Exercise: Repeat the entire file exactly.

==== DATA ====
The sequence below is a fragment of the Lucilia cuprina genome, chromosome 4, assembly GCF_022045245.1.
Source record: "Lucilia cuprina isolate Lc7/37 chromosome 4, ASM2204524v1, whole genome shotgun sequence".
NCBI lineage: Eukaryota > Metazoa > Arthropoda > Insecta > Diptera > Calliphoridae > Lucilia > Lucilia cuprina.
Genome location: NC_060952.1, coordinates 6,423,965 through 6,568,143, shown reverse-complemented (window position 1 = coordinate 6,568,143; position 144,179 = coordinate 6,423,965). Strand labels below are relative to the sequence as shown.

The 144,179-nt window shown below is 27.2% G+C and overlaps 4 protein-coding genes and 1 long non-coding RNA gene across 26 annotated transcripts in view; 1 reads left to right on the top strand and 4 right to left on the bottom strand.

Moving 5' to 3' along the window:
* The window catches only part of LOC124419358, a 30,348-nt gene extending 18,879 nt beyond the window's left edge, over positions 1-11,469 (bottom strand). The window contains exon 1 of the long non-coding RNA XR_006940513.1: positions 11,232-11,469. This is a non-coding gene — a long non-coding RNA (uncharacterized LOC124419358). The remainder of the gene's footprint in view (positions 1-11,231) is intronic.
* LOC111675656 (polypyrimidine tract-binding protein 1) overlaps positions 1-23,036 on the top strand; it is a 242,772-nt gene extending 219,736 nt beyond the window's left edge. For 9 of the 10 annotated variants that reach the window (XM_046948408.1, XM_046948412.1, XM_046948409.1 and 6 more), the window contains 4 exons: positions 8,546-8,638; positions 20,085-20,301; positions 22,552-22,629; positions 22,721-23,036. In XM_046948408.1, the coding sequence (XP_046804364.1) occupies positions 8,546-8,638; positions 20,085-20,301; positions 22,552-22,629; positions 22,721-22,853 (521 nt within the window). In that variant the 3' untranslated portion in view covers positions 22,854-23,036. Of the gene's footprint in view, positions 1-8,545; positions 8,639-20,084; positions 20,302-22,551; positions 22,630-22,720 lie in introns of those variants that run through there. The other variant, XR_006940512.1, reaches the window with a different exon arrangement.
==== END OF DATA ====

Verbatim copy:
The sequence below is a fragment of the Lucilia cuprina genome, chromosome 4, assembly GCF_022045245.1.
Source record: "Lucilia cuprina isolate Lc7/37 chromosome 4, ASM2204524v1, whole genome shotgun sequence".
NCBI lineage: Eukaryota > Metazoa > Arthropoda > Insecta > Diptera > Calliphoridae > Lucilia > Lucilia cuprina.
Genome location: NC_060952.1, coordinates 6,423,965 through 6,568,143, shown reverse-complemented (window position 1 = coordinate 6,568,143; position 144,179 = coordinate 6,423,965). Strand labels below are relative to the sequence as shown.

The 144,179-nt window shown below is 27.2% G+C and overlaps 4 protein-coding genes and 1 long non-coding RNA gene across 26 annotated transcripts in view; 1 reads left to right on the top strand and 4 right to left on the bottom strand.

Moving 5' to 3' along the window:
* The window catches only part of LOC124419358, a 30,348-nt gene extending 18,879 nt beyond the window's left edge, over positions 1-11,469 (bottom strand). The window contains exon 1 of the long non-coding RNA XR_006940513.1: positions 11,232-11,469. This is a non-coding gene — a long non-coding RNA (uncharacterized LOC124419358). The remainder of the gene's footprint in view (positions 1-11,231) is intronic.
* LOC111675656 (polypyrimidine tract-binding protein 1) overlaps positions 1-23,036 on the top strand; it is a 242,772-nt gene extending 219,736 nt beyond the window's left edge. For 9 of the 10 annotated variants that reach the window (XM_046948408.1, XM_046948412.1, XM_046948409.1 and 6 more), the window contains 4 exons: positions 8,546-8,638; positions 20,085-20,301; positions 22,552-22,629; positions 22,721-23,036. In XM_046948408.1, the coding sequence (XP_046804364.1) occupies positions 8,546-8,638; positions 20,085-20,301; positions 22,552-22,629; positions 22,721-22,853 (521 nt within the window). In that variant the 3' untranslated portion in view covers positions 22,854-23,036. Of the gene's footprint in view, positions 1-8,545; positions 8,639-20,084; positions 20,302-22,551; positions 22,630-22,720 lie in introns of those variants that run through there. The other variant, XR_006940512.1, reaches the window with a different exon arrangement.